Stress And The Marine Aquarium

The two just don’t go together, or rather they shouldn’t. The marine aquarium is a peaceful and relaxing world that the aquarist can view with pleasure. The pressures of day to day living can be reduced by just sitting and gazing. Well, usually anyway.

With the marine aquarium there are two kinds of stress, the first hits the livestock and the second the aquarist. The aquarist normally isn’t stressed at all without the first type and it’s the aquarist who for the most part causes the personal stress. All a bit crazy really.

It has been said that environment is everything. This applies to all species of life no matter where or what. Make the environment poor and there will be repercussions: moderate, severe or deadly.

So the fish and , if a reef system, the corals are heavily dependant for health on their environment. Now it’s clear where this is going! The aquarist has to ensure that the environment for the livestock is correct and continues to be so. When the system is constructed there must be adequate means of maintaining, say, salt water quality, for example a properly sized protein skimmer. The temperature of the seawater needs to be correct, so there needs to be adequately sized heaters. All equipment needs to be adequate and the essential items present. The seawater needs to be of high quality without excessive nitrates (leading to yukky algae) or the deadly ammonia and nitrite. Those are the obvious things but it goes on from there.

Whether the system is a reef or fish only there has to be adequate places for the fish and any other lifeforms to hide, so rocks need to be used to create caves and crevices. Providing rocks in a fish only system reduces the seawater gallonage and reduces the fish carrying capacity but at the same time reduces or removes stress. The fish don’t know they are in an aquarium, as far as they’re concerned the need to hide from predators at certain times such as at night is essential. Hide or die. Even if there are rocks present there shouldn’t be too many fish or some are going to be stressed as they fail to find shelter. Fish overstocking based on gallonage is bad and also based on security.

Even if security is adequate there will be stress if timid fish are in the presence of aggressive ones or even a predator. That fish that attracts the eye of the aquarist, is it compatible? ‘Compatible’ is a very important word in the confines of an aquarium.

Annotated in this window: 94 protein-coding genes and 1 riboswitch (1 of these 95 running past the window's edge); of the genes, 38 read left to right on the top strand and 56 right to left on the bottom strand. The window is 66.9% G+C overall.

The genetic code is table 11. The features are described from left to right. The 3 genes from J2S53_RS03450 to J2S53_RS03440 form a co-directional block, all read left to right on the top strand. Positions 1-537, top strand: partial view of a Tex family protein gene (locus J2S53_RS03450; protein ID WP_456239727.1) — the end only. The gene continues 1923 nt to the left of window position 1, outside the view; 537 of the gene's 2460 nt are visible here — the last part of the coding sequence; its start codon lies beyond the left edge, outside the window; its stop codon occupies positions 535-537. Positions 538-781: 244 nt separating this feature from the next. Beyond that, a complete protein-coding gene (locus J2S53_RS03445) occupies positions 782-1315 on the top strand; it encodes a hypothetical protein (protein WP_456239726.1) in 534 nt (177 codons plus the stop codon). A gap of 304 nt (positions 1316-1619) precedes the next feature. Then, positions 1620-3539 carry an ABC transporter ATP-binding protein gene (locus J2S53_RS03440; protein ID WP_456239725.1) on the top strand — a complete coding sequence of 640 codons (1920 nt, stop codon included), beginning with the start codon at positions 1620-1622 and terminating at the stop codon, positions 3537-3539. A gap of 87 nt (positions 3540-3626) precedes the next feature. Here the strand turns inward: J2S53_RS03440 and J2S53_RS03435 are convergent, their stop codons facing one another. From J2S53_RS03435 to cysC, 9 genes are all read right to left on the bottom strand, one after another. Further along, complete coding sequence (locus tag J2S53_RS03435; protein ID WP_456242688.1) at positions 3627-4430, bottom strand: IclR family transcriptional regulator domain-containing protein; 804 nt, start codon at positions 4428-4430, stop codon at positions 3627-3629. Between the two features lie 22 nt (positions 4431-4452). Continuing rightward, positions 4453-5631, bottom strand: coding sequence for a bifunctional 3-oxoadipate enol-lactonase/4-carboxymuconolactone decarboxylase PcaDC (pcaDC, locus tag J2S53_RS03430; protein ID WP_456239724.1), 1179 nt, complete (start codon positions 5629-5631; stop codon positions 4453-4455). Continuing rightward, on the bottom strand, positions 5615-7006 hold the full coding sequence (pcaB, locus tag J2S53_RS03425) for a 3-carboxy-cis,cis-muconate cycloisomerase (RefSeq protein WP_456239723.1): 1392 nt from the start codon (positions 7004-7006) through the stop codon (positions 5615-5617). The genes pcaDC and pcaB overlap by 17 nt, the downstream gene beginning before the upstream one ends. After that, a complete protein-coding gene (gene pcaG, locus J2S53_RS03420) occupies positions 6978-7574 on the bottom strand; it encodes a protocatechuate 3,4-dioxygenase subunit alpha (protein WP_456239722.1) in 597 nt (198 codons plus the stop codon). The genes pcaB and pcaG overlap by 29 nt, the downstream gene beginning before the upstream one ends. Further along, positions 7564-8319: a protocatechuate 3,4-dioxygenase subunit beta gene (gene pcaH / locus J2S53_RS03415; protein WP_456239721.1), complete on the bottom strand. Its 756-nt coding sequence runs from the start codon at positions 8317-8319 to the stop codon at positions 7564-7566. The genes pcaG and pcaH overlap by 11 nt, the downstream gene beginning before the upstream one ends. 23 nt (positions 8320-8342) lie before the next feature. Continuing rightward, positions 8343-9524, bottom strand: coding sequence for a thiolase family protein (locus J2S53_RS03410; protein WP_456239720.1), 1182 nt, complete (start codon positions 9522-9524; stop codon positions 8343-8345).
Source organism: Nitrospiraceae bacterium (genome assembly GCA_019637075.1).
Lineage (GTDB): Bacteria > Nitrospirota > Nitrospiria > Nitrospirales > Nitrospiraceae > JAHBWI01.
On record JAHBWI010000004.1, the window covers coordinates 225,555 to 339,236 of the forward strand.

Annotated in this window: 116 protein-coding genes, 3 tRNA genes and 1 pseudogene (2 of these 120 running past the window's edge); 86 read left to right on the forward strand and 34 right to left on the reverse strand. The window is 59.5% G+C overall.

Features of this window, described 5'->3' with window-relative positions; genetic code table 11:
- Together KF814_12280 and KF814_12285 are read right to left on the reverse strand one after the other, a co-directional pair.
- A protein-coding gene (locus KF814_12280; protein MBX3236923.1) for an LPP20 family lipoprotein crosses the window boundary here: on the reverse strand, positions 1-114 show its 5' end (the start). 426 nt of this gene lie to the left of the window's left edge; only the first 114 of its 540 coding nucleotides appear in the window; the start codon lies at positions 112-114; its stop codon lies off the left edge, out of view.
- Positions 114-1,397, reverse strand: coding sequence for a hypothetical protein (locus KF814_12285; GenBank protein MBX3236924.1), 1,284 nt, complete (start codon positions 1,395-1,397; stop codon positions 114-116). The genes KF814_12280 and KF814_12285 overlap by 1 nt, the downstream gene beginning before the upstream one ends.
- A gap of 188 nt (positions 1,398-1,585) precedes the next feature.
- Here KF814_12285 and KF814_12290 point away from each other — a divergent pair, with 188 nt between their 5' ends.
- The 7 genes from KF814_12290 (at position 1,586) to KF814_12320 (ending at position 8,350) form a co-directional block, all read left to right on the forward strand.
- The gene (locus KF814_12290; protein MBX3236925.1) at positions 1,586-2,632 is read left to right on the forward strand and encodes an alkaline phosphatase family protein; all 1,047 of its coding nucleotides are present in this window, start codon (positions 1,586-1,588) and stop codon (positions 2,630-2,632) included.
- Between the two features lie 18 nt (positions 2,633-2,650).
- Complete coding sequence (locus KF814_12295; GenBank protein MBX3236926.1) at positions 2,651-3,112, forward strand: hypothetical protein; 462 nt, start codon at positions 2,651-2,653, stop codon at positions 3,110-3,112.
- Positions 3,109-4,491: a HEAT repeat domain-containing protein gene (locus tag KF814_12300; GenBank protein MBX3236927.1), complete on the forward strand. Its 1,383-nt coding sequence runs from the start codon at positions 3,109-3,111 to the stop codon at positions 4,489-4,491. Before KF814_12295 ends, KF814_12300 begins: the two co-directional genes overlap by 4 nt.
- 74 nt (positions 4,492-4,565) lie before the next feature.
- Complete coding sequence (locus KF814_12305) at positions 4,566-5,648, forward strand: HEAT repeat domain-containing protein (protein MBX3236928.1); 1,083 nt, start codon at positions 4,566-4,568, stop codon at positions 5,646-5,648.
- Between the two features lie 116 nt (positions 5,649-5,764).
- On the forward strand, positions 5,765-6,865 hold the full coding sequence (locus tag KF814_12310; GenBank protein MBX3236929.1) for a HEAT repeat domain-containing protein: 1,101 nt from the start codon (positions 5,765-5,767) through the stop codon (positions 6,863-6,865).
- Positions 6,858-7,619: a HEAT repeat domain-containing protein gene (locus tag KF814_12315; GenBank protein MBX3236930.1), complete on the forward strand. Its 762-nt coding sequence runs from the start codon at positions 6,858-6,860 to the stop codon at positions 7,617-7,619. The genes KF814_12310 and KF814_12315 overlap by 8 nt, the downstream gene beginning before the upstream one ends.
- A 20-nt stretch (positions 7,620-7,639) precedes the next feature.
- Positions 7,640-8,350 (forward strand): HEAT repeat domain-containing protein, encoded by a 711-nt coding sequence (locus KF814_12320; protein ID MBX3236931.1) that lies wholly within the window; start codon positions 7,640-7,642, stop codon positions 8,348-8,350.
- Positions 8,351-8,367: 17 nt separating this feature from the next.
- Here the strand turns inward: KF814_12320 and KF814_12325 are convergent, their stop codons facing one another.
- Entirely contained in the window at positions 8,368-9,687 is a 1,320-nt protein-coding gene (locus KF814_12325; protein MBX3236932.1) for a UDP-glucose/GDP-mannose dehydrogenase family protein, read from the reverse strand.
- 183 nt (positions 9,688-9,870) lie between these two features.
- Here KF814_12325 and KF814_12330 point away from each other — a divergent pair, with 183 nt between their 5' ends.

Fish stress can lead to severe problems in the aquarium, some fish could be so nervous that they don’t take food because of the presence of other more aggressive ones and could even starve to death. Or fish could have torn fins or develop disease.

So the aquarist is clearly doing no favours to him/herself by not providing a high quality environment. When keeping a marine aquarium was being considered sick fish and green yukky (technical word that!) algae were not included. The marine aquarium is supposed to calm and give enjoyment, hence the presence of  an aquarium in some dentists’ waiting rooms. The aquarist in some cases is his own worst enemy, buying on sight and/or on impulse. There isn’t any need for it, none at all. There is a huge amount of information available on the internet and in books and none of it is difficult, a scientist’s white coat isn’t required.

So sit and watch the aquarium in fascination, the colour and movement of one of Mother Nature’s great achievements. Feel any stress drain away. Or note the unwanted algae, the sad looking colour faded fish, the closed up corals and the scummy seawater. The stress generated in the struggle to recover the aquarium investment is definitely not pleasant.

Maybe that’s it. Maybe that’s the difference between success and failure. Maybe the desire to recreate a marine scene and protect the life in it, rather than spend money on a glass box and put fish in is the difference. The first shows genuine respect and, though Mother Nature doesn’t give a cast iron guarantee, pleasure and a stress free hobby should be on the way.

  1. This is a great article! Very interesting and well-written. The last paragraph is my favorite and I think it sums things up perfectly.

  2. Glad you enjoyed it Jillian.

  3. This is a very helpful article.
    Thank you for providing the information.

  4. Pleased that it was of use.

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